At first we trod a fairly conventional path for a couple of ambitious twenty-something yuppies. I graduated from university in ’89 and worked for a tech company at Lloyd’s of London. Nicky’s career took her from Assistant Manager at a hotel in Surrey to Catering Manager of the Guildhall Crown Court in Parliament Square – now the Supreme Court. We lived for a few years in South-East London, but after the third murder in the neighbourhood we decided to move out to the country and become commuters. A gift from my grandmother paid for the deposit on our first house – a tiny sixteenth-century cottage in the historic North Essex village of Thaxted. A year later we were married, and thoughts turned to starting a family. Sam was born in June ’94 and Rosie in June ’95. We enjoyed quite a few holidays in France, and on one trip we spotted a stone farmhouse with ten acres of land for sale in Normandy. With Nicky’s sister and brother-in-law we bought the house as a shared holiday home. By then we’d moved again to a new house on the Essex-Suffolk border and were looking forward to raising the children in the peaceful English countryside.
Then two events at the beginning of the new millennium changed everything and set our lives on a different course. I’d moved companies a couple of times, and by 2002 I was working for the international software company, Oracle. In the space of a year, we experienced a couple of setbacks that, although not catastrophic, had a big influence on our future: the village where we lived suffered a major flood, and I was made redundant.
First came the flood. Overnight, the babbling brook that bordered our property, thirty-or-so feet from the house, had transformed into a river a hundred yards wide. The entire ground floor of our new home was flooded with a foul-smelling mixture of silty river water and raw sewage. During the clean-up operation that followed, organised and paid for by the insurance company, we escaped to our French maison secondaire. When we returned from this impromptu holiday we decided to move again. Living in a flood zone was not part of the plan, but the estate agents confirmed what we already suspected – the house would not be easy to sell.
A few months later I got the push from Oracle, we dropped the asking price of the house, and started making plans to move to France. With a great sense of relief, we found a buyer and the sale went through at the end of the spring term. We had just enough time to pack up, throw a party for our friends and neighbours, say our goodbyes and sail off to a new life.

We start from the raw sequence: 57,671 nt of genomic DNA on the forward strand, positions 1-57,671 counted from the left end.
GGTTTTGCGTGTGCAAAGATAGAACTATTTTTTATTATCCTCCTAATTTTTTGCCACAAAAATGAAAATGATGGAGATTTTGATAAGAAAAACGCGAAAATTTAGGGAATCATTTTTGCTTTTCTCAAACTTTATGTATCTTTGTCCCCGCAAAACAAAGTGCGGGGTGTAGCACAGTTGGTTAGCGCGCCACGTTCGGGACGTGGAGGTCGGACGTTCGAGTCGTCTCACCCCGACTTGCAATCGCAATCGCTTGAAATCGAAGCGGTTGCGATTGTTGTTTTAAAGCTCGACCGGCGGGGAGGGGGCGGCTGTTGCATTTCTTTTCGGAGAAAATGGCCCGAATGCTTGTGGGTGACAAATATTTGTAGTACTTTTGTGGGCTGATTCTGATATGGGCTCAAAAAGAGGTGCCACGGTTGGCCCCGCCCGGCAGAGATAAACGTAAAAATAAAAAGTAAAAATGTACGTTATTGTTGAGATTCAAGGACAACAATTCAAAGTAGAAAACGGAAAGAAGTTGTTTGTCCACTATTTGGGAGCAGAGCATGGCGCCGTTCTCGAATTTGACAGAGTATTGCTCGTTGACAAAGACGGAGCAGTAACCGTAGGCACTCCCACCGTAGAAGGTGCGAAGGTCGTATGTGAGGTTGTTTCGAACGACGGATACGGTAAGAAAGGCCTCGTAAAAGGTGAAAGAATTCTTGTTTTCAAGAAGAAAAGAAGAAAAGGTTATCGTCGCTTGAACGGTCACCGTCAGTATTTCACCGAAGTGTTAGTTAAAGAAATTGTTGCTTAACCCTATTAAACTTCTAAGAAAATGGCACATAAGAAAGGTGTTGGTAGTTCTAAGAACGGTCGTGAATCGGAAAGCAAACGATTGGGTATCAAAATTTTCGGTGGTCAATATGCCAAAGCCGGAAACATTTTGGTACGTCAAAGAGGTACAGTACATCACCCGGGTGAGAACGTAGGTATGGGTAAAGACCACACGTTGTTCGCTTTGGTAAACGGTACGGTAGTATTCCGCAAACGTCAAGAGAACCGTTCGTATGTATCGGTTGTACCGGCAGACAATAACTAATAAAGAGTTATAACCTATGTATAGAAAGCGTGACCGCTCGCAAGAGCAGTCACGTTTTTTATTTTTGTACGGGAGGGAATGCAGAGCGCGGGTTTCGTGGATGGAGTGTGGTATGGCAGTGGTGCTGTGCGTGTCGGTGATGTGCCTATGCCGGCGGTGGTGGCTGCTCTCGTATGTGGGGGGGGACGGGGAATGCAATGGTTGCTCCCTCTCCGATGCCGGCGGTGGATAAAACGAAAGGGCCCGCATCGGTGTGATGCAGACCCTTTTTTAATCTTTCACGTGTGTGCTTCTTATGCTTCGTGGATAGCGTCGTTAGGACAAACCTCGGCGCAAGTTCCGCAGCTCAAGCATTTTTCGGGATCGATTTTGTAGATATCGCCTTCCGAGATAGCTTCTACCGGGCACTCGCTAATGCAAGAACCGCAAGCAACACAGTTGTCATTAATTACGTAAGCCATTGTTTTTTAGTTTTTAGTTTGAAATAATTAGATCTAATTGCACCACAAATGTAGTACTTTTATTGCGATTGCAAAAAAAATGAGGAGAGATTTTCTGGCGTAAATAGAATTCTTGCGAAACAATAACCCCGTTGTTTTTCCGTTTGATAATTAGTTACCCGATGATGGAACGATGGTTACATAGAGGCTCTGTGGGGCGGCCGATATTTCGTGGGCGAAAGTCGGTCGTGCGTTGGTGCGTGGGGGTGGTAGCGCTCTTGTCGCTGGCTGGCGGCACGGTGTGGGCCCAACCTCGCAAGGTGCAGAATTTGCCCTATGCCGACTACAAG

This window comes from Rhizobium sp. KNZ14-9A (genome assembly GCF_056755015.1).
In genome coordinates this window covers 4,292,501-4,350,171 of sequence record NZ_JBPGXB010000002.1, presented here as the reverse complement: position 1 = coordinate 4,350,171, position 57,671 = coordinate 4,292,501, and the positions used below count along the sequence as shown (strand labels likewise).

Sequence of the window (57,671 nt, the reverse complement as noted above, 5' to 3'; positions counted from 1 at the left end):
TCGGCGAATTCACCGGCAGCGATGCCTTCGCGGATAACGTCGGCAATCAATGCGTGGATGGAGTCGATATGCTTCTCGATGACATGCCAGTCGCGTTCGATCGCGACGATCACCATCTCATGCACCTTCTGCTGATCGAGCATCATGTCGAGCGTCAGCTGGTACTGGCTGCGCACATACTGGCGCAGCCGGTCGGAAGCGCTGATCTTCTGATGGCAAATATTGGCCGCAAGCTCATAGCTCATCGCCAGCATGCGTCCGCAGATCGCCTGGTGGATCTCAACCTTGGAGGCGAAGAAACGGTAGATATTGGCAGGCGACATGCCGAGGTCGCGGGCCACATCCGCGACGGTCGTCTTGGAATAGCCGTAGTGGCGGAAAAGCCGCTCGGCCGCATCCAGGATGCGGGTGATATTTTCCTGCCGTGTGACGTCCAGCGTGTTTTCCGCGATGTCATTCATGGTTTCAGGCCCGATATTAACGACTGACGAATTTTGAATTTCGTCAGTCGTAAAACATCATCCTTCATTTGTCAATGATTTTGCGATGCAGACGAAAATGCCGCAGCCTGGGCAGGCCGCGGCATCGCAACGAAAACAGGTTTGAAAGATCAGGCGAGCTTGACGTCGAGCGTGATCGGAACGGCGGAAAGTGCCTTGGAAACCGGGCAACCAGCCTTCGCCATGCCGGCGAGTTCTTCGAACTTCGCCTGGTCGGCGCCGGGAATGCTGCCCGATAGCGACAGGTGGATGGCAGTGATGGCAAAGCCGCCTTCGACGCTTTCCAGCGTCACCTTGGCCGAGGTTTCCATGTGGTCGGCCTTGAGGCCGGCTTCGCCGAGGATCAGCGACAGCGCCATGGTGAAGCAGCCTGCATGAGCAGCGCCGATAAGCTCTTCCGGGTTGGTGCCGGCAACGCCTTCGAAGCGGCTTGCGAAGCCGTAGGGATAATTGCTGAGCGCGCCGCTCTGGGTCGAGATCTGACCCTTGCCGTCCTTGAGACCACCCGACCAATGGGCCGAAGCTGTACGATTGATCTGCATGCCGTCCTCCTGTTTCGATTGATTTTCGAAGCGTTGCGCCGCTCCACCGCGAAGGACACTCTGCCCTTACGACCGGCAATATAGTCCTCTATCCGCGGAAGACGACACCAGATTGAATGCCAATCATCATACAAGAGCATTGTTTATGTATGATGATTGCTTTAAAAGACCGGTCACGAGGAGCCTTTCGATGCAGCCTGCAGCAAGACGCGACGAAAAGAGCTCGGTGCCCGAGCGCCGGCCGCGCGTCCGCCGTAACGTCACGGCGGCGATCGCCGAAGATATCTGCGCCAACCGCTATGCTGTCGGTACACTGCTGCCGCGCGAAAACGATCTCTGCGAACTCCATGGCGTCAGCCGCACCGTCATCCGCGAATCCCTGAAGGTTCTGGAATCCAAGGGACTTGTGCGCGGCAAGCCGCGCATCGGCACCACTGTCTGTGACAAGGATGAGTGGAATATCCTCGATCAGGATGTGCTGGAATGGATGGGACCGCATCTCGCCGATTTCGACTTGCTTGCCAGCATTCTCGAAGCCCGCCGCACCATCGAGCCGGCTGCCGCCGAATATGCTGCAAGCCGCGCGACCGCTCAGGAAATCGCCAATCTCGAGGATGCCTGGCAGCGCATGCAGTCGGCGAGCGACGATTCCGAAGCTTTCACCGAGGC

Of course, it wasn’t that simple. There was a houseful of furniture, a Labrador, a cat, two chickens and a chestnut mare to deal with, not to mention our two children. We had only a vague idea of how we were going to make a living in France, and had barely considered the possible problems of moving permanently to a house we owned only half of.
Our chickens were given up for adoption. The horse, at great expense, was to be transported by a professional company. The rest would be coming with us.
With no firm plans for our financial and domestic future, we packed our stuff into a horsebox and a rented pantechnicon, wedged the dog, the cat and the kids into the back of our Land Rover and set off for Portsmouth.
Suddenly we were unconventional.
Our first year in France was full of the usual ups and downs experienced by British newcomers. Thankfully, the kids integrated remarkably well into the French school system and learned to speak the language with nonchalant ease. Yes, we found French bureaucracy vexatious, the language barrier daunting and the complete lack of customer service unfathomable. We had problems with sceptic tanks and electrical wiring. We had minor land and boundary disputes (although not all our trees were cut down). We bought a trio of young hens that grew up to be cockerels, and a fox ate our ducks. Ours was a typical ‘Brits abroad’ story. But on the whole, it seemed that we were suited to French life, and we set about planning for the long term. Our initial idea had been to start a bed and breakfast. But, after attending a training course run by the Chamber of Agriculture and Gîtes de France (one day per week for nine weeks, no less!) we changed our minds. Converting our rambling farm into a guesthouse, it appeared, was never going to earn us a living wage. Unsurprisingly there weren’t many job opportunities for non-French-speaking catering managers or software executives, so we were left with only two options: go back to England or buy a business. We chose the latter.
Almost exactly one year to the day since arriving in France, we were business owners. The purchase of the Restaurant du Délice had gone surprisingly smoothly. The vendors had accepted our audacious offer without quibbling. Our bank manager at Crédit Agricole was happy to give us a business account with a credit facility. The man at the regional Health and Safety department seemed disinterested when I asked if we required an inspection of any kind. And if we needed a licence to trade, none was ever requested. It was all fairly straightforward. Even the accountant seemed nice.
Well, the accountant was nice, but in the years that followed we would pay for it all. The business had been hugely overvalued; the bank charges and interest rates were inflated; the health inspectors turned up out of the blue two years later; the taxes and contributions we were obliged to pay were way higher than anticipated; and the accountant’s fees amounted to nearly ten percent of our annual profits. But he was very, very nice.